Monday, October 20, 2008

Words of warning

By Michael J.W. Stickings

From Josh Marshall:

If you're thinking to yourself that there's little more than two weeks before election day and Obama has a solid lead in the polls, don't be so sure.

Yes, it looks good for the Democrats. But you need to play close attention to the McCain campaign's final weeks' strategy under and just above the radar. McCain's final strategy relies on two pillars. The first is aggressively playing to voters' fears of electing a black president. Make no mistake: not just his campaign in a general sense, but McCain himself and his top handful of advisers, are banking on the residual racism in a changing America to get them over the finish line. The second is an aggressive use of innuendo to convince casual voters that Obama is in league with Islamic terrorists bent on killing Americans.


Stripped down to its components McCain's message to voters is this: "Don't forget. He's definitely black. And he may be a terrorist." That's the message. The nuts and bolts is a concerted effort to keep Democrats from voting -- through intimidation, by striking new voters from the rolls, which is going to happen to lots of them, clogging polling stations to create delays that keep late day (predominantly) Obama voters from voting altogether. Smears in the air and voter suppression on the ground.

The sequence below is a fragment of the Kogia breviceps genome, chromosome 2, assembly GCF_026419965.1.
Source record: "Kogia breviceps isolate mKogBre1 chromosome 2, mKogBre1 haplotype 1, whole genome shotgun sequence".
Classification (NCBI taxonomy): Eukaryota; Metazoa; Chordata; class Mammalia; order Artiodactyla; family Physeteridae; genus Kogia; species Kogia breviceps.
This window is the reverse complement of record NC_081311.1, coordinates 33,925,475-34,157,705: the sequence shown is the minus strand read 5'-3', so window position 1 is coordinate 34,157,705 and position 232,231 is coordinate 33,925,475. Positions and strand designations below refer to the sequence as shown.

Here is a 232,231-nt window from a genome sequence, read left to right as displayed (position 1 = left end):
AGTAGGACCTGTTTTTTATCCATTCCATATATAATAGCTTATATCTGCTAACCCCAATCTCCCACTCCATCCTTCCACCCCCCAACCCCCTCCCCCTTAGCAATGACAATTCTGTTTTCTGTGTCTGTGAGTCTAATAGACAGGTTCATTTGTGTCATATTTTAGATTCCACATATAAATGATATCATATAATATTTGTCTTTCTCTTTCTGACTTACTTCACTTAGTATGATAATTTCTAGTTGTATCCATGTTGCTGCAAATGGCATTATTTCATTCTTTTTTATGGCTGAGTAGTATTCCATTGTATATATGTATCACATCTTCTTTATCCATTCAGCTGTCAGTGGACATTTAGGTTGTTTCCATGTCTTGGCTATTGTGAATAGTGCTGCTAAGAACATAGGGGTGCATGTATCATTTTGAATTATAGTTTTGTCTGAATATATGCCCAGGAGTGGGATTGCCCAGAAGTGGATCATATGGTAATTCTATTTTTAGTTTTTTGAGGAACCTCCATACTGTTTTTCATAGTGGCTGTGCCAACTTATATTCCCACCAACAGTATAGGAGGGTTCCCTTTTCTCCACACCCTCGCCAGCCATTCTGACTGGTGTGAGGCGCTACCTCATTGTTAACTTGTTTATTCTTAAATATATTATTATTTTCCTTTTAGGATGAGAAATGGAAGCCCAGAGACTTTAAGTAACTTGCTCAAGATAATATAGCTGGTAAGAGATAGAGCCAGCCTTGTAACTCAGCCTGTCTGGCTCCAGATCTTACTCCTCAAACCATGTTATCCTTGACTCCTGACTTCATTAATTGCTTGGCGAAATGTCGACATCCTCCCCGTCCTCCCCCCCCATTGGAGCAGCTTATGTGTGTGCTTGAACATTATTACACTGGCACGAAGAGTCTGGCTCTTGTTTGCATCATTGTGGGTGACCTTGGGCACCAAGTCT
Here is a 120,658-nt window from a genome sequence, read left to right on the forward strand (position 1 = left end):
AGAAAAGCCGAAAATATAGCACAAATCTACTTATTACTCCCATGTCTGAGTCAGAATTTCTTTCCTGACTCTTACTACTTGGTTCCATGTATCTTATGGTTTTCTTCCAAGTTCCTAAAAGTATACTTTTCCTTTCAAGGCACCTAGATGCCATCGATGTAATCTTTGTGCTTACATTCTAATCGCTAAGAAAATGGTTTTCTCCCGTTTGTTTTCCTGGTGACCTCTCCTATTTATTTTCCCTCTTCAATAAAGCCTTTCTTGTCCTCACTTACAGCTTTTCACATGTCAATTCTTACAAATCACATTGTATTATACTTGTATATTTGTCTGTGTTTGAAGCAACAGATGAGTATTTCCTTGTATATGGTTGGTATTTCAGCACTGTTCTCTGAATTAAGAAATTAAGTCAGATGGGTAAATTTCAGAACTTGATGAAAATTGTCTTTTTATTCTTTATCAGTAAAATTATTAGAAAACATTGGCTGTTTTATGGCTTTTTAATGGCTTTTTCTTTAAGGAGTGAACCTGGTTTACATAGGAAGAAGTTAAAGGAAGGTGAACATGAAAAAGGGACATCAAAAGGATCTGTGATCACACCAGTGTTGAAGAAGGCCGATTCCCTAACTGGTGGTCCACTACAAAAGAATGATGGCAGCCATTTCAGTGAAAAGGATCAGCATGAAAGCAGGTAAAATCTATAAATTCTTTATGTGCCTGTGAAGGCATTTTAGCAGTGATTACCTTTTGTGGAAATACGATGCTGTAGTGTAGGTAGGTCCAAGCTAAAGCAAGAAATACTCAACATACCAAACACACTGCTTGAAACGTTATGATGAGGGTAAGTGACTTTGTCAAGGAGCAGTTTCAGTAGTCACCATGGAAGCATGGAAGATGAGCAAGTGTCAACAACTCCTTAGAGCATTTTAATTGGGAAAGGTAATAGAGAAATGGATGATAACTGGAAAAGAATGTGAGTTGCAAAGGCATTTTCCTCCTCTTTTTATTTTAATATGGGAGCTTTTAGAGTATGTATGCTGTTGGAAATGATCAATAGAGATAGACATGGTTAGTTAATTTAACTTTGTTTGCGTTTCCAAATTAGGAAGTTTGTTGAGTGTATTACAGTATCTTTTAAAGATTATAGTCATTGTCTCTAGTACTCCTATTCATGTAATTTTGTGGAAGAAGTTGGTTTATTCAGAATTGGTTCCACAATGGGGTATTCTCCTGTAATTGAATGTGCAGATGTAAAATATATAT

Fearmongering paranoia, Republicans will say. In actual fact, it's happening already -- just as it always does, not least when the Republicans are down in the polls and overcome with desperation.

Given that they clearly can't win the election on substance, that is, on the issues, all they can do, and it is precisely what they are doing, is try to turn the race into a culture war in microcosm, focusing on character and values, and more specifically on race, religion, terrorism, and whatever other wedges they can drive in.

If you haven't yet seen this, you clearly haven't been paying attention.

The smearing of Obama, the attempt to define him as the Other, as the enemy, has been a central component of the Republican election effort for a long time now, even if McCain and Palin have only turned to it more recently. And, with just over two weeks left, it will only get worse.

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